Giving ramyeon the cold shoulder
Typically, ramyeon noodles are fried in boiling oil before being packaged. Frozen noodles, on the other hand, are boiled in water and immediately cooled.
Last month, CJ CheilJedang released four different kinds of frozen noodle under its home meal replacement brands, Bibigo and Gourmet.
The Bibigo noodles were both varieties of kalguksu, traditional flour noodles, while the Gourmet options were both jjampong, a seafood noodle dish popular at local Chinese restaurants.
A local leader in the home meal replacement category, CJ has a wide range of instant home meal dishes, but the frozen noodles category is expected to receive a particular push next year. Its first batch was the result of a one-year study by researchers that investigated noodles, garnishes and sauces in separate teams. They started from scratch, going on a nationwide tour of the country’s best kalguksu and jjampong restaurants with CJ chefs.
On Thursday, CJ invited the local press to its research center in Suwon, Gyeonggi, where the noodle studies took place.
After the dough is flattened multiple times it is cut and put straight into boiling water. Immediately after being boiled it is frozen. Kim explained that the speed of boiling and freezing is what makes each noodle softer on the outside and chewier inside.
Another point the researchers made an effort to differentiate with existing instant noodles was the garnish. Most garnish for instant noodles, including ramyeon, are dried vegetable flakes. CJ’s new products contain a block of frozen vegetables or seafood. Like the noodles, they are lightly boiled in water and rapidly frozen.
The entire process to make the sauce and garnish are as similar to the versions the researchers tasted at restaurants was based not only on tasting, but science - researchers used special tools designed to measure taste and texture.
“Our biggest question was finding a way to maintain the texture, the color of the vegetable garnish, and the processing to ensure that they last long,” said Shin Sang-myeong, who heads CJ’s team for noodle sauce development. “We eventually found the right method for each vegetable.”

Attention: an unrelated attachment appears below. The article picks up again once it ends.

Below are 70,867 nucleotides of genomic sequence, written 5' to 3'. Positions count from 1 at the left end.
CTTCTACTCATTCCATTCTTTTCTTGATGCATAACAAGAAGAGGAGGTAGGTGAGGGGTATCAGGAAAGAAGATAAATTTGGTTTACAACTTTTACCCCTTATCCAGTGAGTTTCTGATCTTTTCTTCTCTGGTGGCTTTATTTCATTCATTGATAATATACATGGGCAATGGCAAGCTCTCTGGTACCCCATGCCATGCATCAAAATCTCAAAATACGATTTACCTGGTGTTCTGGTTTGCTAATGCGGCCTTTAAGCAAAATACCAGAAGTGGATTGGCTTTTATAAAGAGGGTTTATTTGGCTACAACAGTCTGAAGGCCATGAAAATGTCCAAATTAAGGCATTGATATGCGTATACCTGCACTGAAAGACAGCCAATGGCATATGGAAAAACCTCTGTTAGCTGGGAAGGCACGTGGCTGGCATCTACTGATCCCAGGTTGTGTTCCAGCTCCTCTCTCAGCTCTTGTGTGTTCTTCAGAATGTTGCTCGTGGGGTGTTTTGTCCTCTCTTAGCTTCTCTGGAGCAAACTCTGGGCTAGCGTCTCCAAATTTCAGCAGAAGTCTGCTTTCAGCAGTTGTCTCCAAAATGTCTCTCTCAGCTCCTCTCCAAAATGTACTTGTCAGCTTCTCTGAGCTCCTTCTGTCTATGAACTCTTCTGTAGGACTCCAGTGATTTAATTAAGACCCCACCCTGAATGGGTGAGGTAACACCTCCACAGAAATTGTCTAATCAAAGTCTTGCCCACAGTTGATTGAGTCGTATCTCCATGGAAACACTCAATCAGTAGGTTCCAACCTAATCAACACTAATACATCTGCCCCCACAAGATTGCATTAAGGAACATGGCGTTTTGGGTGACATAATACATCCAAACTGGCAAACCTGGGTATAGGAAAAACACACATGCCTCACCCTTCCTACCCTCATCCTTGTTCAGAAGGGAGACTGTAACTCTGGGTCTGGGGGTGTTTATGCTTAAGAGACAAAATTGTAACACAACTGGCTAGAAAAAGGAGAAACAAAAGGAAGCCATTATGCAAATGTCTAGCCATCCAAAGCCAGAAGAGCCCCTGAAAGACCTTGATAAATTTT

For the sauce, CJ mixed extracts made with different chicken parts instead of boiling them all in one. Each chicken part made soups with a different taste and this made it easier for them to find the best mix ratio.
CJ’s move into frozen noodles is also in line with the company’s long-term goal to raise the popularity of Korean food worldwide. Its most successful global product at the moment is Bibigo dumplings, but earlier this month it acquired a major frozen food manufacturer, Schwan’s Company, in the United States, expressing ambitions to expand its global lineup of frozen food in the future.
“Schwan’s is a company that has strength in frozen food distribution in the United States, so we’re thinking of ways to create synergy between Schwan’s frozen food storages and Bibigo’s products,” said Shin Hyo-rim of CJ’s marketing team.
CJ will first export one of the four new releases - the Bibigo Spicy Mushroom Kalguksu - to the United States in January. Shin hinted that based on the feedback for exported local products, the company may consider using Schwan’s existing infrastructure to manufacture frozen noodles abroad.
In the meantime, CJ’s first strategic focus will be expanding sales in Korea. Compared to the 2 trillion won ($1.78 billion) ramyeon market, frozen noodles are a minor player with just 10 billion won in sales last year. The goal is to enlarge this to 200 billion won by 2020.
Kim said that the sector’s growth could be predictable using Japan as a model. Frozen noodles account for a little less than half the entire noodle market there.
BY SONG KYOUNG-SON [firstname.lastname@example.org]
with the Korea JoongAng Daily
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